Episode Two Preview

Prelude

The ravine was quiet as a dead cat. Fortunately, Belial loved cats. Especially dead ones.

The daemon crouched at the top of a boulder, staring down through the winding passageway. This wasn’t an ideal place to wait, as the rock had an unfortunate habit of wobbling back and forth slightly with the slightest provocation, but it did afford the best view. Besides, Belial did not intend to be here long.

Its stomach growled. The daemon scratched idly at a peeling scrap of flesh along its arm, then grabbed hold and tore the entire piece away. It shoved the scrap into its mouth, swallowing with a little moan of ecstasy.

From deep inside, some remnant of its host let out a silent scream. Belial grinned. Not lost to madness yet, I see. Good, I could use a distraction. However, a moment later the scream faded away, and with it went Belial’s grin. That didn’t last long. Typical human weakness, don’t know why I even bother getting my hopes up.

With nothing else to occupy its attention, the feeling returned, that too close sensation like something was poking the daemon in the back with a stick. Something half-remembered, but for which Belial could not seem to recall a name. Several days had passed in frustrated bewilderment trying to recall it, while the road changed to track, to trail, to forest undisturbed since the skyfires. Earlier that morning the name returned at last, and with it all the terrible implications Belial had thought no longer applied to a damned creature such as itself.

Fear.

That particular emotion had been absent for so long, even the sound of it felt strange in Belial’s head: dry and musty as ancient spiderwebs found in a sealed room. After all, what need did a daemon such as itself have for a word like that? Fear applied to the meat sacks it wore for playing lovely little games. Not to the majestic being that ruled from inside.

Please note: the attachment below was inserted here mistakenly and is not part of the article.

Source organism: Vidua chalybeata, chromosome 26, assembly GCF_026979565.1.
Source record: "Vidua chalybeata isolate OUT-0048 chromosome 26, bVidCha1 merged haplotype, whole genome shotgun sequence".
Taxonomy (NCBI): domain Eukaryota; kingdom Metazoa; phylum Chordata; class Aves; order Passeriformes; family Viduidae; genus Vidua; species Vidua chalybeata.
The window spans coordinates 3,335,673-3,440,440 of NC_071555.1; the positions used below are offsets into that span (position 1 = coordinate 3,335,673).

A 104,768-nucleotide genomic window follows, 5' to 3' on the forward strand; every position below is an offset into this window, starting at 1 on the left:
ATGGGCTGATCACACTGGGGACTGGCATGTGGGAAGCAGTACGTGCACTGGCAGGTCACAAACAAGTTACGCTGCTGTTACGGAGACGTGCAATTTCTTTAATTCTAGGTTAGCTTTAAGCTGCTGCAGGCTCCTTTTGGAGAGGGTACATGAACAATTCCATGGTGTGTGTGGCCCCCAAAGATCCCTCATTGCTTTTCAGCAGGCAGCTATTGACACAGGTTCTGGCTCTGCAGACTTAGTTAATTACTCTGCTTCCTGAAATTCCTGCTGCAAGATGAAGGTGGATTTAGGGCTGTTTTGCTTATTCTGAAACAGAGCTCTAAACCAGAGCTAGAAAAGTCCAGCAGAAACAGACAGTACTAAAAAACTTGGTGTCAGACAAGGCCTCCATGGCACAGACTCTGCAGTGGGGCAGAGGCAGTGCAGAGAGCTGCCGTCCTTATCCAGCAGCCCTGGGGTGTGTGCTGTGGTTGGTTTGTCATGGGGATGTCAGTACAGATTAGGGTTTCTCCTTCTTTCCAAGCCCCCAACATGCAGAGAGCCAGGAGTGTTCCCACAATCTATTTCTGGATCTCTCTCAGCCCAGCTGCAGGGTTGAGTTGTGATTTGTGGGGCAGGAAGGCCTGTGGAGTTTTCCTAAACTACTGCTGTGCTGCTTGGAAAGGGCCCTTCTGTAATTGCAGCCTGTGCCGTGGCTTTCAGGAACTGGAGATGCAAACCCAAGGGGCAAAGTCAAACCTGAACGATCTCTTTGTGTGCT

No, fear should have been ancient dust by now. Gone the day Varconis banished it from Paradise. Instead, the feeling was back, wriggling underneath its skin like a host of maggots ready to gnaw their way free.

Grinding teeth half rotted away to nothing, the daemon dropped from its roost and moved further up the trail. Muscles in its legs groaned in pain as they struck the ground. Belial frowned, but there was little that could be done about it at the moment.

It had worn this body for weeks already. Soon the bones and organs would rot as the skin already did, and it would be forced to abandon this host as it had so many others. It could see the signs with almost every step: the leaves that blackened and burned away at its touch, the flames that flickered for a moment in each footprint.

There was the matter of its growing hunger, too.

I need a new host, and soon. Before it could see to that small matter though, it had to remove the burr that plagued it. That thrice-damned girl with her magick guns and her sharp words and her too-intelligent horse. She had already trapped it once several months ago, and Belial would eat saltpeter before surrendering to that cramped prison again.

Life had been simple, once. For the first several centuries after its exile, Belial had wandered from one end of Korvana to another, alone but for the other daemons condemned and abandoned in the wasteland. Here and there the daemon had taken a dumb beast for a host, but the experience was always distasteful, dull to the senses, and never for longer than necessary. Belial still shuddered at the memory.